There are almost infinite possibilities with a space film. Space is unique in its isolation and pure untapped terror, seeing how little we know about it and what inhabits the quadrillions of light year’s of space that it has to offer.
The past few years have been kind to us in this area, films like Gravity, The Martian and Interstellar have shown us just a few of the possibilities of deep space, as well as some of its hostility, and now it’s the turn of Ad Astra, a sci-fi drama starring Brad Pitt.
With decades worth of space exploration films to succeed, Ad Astra has somewhat of an uphill climb to have any sort of relevance, luckily it has a bankable lead and a savvy director (James Gray, a former Palme D’Or nominee.) With such prominent films to follow, however, the task was still great.
It’s the ‘near future’ and a series of electrical surges emanating from deep space cause chaos on Earth. One such catastrophe involves astronaut Roy McBride (Brad Pitt) who finds out that these ‘surges’ have links to a past mission undertaken by his father. He is sent on a perilous journey through space to find his father and stop the surges.
One thing I’d say about Ad Astra is: it’s not a film if you like instant gratification. It’s slower and more contemplative than many modern films, almost to its detriment in the early stages of the film. It takes a while to find its stride, but the slowly-building narrative eventually does any admirable job of drawing you in and building suspense.
One of the things it does really well is portraying the isolation of space. Roy is a contained, thoughtful personality, not prone to much emotion, but when he’s on his own in the vastness of space, this starts to play against him. You really feel his deep loneliness as he flies towards uncertainty, which is almost exactly what space represents in films. It’s utterly unique in being hostile and unknowable, it’s finding out what lurks behind the stars that keeps bringing us back to these films.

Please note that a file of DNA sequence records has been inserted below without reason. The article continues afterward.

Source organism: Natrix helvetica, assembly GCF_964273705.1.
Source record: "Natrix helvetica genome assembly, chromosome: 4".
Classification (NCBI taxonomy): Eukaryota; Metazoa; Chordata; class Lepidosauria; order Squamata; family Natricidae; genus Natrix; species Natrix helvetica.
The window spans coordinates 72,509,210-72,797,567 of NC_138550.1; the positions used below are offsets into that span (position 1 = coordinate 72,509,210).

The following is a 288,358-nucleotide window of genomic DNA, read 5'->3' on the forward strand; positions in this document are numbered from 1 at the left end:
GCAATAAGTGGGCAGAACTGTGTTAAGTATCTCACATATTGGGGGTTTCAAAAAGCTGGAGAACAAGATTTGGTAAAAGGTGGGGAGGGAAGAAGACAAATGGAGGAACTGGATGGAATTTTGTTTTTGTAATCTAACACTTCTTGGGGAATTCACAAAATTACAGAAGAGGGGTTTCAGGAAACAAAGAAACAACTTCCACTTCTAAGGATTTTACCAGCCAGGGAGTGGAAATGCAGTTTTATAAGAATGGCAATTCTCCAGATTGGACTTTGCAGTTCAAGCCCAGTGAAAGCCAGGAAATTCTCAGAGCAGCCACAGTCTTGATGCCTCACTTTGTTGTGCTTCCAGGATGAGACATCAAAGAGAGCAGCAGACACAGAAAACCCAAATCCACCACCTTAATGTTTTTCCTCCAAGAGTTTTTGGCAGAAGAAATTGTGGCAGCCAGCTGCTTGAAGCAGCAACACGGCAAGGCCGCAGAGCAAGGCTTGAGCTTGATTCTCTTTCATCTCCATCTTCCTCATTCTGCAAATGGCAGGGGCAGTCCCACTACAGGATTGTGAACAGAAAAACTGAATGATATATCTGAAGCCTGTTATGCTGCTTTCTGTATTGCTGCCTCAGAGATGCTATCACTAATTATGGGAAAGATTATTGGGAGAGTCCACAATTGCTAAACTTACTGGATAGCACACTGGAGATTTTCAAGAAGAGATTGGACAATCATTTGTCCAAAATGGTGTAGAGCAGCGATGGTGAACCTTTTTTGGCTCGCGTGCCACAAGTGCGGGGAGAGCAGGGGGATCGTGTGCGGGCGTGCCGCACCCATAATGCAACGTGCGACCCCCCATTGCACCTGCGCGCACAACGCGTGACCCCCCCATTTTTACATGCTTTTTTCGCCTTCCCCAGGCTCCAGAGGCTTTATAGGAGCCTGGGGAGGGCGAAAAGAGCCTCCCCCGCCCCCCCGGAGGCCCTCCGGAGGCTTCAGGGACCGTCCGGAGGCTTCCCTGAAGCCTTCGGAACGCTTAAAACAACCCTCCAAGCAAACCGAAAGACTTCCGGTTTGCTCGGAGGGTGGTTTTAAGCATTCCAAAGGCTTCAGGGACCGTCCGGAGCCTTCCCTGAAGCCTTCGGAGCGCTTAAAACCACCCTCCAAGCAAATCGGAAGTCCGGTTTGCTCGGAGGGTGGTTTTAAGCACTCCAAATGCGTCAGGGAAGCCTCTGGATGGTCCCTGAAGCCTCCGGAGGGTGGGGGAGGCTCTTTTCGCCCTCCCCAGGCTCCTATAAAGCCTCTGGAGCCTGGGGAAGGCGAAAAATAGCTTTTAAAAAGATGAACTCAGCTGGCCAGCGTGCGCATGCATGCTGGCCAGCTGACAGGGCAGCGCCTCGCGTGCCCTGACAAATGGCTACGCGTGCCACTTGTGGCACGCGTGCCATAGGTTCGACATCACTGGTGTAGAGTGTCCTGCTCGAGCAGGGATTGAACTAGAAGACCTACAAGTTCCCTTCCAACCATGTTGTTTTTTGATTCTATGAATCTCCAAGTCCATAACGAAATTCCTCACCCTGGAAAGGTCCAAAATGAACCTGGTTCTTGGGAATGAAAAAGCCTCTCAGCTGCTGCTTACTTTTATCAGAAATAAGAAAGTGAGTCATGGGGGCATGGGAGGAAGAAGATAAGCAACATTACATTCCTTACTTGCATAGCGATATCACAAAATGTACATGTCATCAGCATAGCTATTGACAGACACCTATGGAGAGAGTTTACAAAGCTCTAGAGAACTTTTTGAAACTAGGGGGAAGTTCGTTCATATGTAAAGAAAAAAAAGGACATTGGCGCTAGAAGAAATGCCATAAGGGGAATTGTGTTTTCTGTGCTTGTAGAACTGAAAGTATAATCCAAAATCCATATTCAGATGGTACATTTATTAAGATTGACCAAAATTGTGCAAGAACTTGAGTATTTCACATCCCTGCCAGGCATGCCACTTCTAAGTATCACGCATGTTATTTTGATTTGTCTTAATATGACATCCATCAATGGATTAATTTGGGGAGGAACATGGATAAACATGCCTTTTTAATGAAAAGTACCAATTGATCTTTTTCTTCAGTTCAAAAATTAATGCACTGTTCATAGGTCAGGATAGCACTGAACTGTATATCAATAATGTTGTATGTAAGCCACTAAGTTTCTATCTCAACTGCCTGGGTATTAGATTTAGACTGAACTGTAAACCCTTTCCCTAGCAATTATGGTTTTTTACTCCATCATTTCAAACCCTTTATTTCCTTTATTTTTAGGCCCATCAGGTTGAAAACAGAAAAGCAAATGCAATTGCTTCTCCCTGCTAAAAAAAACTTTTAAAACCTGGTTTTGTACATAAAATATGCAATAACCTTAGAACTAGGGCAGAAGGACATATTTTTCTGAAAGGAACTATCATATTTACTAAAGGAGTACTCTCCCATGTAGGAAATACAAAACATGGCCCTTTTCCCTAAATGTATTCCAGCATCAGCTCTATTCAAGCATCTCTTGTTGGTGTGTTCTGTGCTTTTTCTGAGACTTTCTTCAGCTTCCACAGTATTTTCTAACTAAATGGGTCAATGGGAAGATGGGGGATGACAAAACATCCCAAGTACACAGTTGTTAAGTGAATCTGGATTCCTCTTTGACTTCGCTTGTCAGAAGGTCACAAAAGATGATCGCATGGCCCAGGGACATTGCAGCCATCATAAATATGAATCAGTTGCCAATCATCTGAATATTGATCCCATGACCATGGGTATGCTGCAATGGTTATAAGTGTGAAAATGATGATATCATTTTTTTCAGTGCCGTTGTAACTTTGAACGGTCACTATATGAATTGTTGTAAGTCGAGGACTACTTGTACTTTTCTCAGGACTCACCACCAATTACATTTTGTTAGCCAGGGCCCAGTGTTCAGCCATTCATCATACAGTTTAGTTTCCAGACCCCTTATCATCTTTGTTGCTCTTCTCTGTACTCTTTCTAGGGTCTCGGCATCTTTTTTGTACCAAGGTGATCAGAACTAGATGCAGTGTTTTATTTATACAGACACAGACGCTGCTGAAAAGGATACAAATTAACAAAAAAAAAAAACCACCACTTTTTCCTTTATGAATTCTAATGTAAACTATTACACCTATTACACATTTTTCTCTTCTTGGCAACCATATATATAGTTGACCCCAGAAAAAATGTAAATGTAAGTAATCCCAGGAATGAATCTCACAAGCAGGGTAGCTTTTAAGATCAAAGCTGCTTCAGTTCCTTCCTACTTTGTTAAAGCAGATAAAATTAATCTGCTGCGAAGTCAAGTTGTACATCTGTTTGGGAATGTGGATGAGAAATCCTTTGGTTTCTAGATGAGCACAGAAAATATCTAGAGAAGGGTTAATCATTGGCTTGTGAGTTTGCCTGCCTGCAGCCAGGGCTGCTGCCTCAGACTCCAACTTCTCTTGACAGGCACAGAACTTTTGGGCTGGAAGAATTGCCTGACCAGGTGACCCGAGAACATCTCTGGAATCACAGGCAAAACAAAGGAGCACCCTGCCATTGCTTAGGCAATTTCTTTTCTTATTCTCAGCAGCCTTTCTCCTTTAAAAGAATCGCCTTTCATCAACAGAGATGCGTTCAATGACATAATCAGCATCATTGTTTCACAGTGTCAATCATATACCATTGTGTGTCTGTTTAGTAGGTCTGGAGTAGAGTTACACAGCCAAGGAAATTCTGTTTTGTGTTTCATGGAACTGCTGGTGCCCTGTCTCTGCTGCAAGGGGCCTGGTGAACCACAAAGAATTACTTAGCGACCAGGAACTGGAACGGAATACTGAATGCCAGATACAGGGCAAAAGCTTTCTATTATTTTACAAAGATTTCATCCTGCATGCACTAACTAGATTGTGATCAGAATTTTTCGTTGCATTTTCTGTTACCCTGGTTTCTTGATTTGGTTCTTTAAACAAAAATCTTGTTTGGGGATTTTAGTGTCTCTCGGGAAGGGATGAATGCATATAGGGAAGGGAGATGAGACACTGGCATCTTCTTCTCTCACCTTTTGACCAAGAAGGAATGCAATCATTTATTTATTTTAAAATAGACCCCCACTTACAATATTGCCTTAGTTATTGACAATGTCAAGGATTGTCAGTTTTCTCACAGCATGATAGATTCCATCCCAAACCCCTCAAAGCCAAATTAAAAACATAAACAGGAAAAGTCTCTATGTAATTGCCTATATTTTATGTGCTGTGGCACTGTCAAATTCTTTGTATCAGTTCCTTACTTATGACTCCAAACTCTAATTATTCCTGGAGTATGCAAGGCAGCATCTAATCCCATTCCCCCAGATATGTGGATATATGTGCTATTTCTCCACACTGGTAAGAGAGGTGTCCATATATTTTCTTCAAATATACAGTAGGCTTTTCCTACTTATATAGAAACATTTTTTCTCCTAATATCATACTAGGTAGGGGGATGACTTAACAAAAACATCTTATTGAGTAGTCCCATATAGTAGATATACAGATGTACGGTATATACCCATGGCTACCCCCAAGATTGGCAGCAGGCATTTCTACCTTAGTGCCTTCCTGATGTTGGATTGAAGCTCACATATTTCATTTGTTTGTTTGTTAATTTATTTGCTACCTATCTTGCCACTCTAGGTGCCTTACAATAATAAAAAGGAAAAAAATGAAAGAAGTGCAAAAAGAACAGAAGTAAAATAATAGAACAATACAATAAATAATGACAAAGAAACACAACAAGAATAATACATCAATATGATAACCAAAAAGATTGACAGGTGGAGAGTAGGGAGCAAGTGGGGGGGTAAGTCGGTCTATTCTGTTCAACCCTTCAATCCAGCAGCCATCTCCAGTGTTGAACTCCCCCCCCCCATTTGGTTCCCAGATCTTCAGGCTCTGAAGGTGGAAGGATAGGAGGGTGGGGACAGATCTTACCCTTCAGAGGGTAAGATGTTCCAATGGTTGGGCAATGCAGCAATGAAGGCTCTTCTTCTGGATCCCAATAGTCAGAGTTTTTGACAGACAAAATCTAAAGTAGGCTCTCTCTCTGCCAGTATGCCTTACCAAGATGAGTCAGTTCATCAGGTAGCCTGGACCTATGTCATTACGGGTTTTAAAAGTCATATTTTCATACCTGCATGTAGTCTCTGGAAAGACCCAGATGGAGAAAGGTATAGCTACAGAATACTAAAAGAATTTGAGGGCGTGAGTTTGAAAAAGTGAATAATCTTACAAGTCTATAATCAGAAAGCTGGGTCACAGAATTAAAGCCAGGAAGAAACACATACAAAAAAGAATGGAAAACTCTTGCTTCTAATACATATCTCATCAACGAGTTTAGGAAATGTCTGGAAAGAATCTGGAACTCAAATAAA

I sense a lot of inspiration from 2001: A Space Odyssey in this film, especially in the cinematography, which does a fine job in juxtaposing both the immense vastness of space, and the claustrophobic nature of a rocket. There are numerous breathtaking shots in this film, some of the best space cinematography we’ve ever seen in fact, in both of the aforementioned environments, this is what really stood out to me, how staggeringly beautiful the film was to look at.
But without an engaging narrative and relatable characters, the best cinematography can be redundant, it’s all very well and good looking nice, but does it manage to hold your attention long enough to enjoy the lovely scenery, well, yes it does.
As I said before, the slower pace may put some people off, even though it’s not an overly-long film, it’s not in a rush to let its story unfold, it’s thoughtful with its events and the manner in which they unfold. It’s like one of those optic illusions that become clearer the more you look at them in that the story becomes clearer and clearer as time goes on.
It isn’t perfect. Some of the dialogue is a touch derivative and redundant, and there isn’t an awful lot of character development outside of Roy, who has a nice, clear emotional arc from start to finish, but characters are also very fleeting, we don’t stay in their company for long enough to develop, so it all balances out.
Brad Pitt is on fine form carrying this film too, he has by far the most to carry the film, his character is a near-constant presence throughout, yet his characteristics are conveyed gradually, it feels as though his mind opens up the further he goes into space. He starts as a man closed off from his emotions, and by the end, his experiences of being completely alone have opened him up to connecting with people, in a way that feels organic and not hackneyed.
So then, as a final word, I really loved this film. It drew me in gradually, so gradually in fact that I didn’t realise how invested I was until the final third and I felt that I had become completely immersed in this characters struggles, I was on the edge of my seat, and all it took was one man alone in a spacecraft. Stunningly shot, intelligently written and skilfully acted. A real treat for any sci-fi fan.